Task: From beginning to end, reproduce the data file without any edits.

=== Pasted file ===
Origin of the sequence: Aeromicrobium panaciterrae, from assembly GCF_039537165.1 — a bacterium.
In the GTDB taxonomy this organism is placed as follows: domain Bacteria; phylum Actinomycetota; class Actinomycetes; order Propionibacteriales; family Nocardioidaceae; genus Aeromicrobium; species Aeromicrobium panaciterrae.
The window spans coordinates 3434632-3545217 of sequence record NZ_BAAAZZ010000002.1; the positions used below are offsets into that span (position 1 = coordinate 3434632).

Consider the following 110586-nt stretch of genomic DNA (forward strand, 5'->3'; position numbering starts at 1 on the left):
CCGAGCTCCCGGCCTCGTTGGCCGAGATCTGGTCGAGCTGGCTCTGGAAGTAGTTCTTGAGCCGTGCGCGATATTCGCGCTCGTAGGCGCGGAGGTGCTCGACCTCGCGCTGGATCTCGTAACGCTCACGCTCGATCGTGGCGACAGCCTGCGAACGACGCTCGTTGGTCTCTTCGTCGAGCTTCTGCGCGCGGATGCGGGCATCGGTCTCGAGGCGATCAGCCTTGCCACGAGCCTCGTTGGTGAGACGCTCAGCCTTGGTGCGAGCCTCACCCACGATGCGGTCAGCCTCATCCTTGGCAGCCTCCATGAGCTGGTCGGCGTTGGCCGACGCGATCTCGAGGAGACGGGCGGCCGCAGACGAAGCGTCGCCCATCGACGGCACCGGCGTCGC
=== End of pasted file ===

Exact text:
Origin of the sequence: Aeromicrobium panaciterrae, from assembly GCF_039537165.1 — a bacterium.
In the GTDB taxonomy this organism is placed as follows: domain Bacteria; phylum Actinomycetota; class Actinomycetes; order Propionibacteriales; family Nocardioidaceae; genus Aeromicrobium; species Aeromicrobium panaciterrae.
The window spans coordinates 3434632-3545217 of sequence record NZ_BAAAZZ010000002.1; the positions used below are offsets into that span (position 1 = coordinate 3434632).

Consider the following 110586-nt stretch of genomic DNA (forward strand, 5'->3'; position numbering starts at 1 on the left):
CCGAGCTCCCGGCCTCGTTGGCCGAGATCTGGTCGAGCTGGCTCTGGAAGTAGTTCTTGAGCCGTGCGCGATATTCGCGCTCGTAGGCGCGGAGGTGCTCGACCTCGCGCTGGATCTCGTAACGCTCACGCTCGATCGTGGCGACAGCCTGCGAACGACGCTCGTTGGTCTCTTCGTCGAGCTTCTGCGCGCGGATGCGGGCATCGGTCTCGAGGCGATCAGCCTTGCCACGAGCCTCGTTGGTGAGACGCTCAGCCTTGGTGCGAGCCTCACCCACGATGCGGTCAGCCTCATCCTTGGCAGCCTCCATGAGCTGGTCGGCGTTGGCCGACGCGATCTCGAGGAGACGGGCGGCCGCAGACGAAGCGTCGCCCATCGACGGCACCGGCGTCGC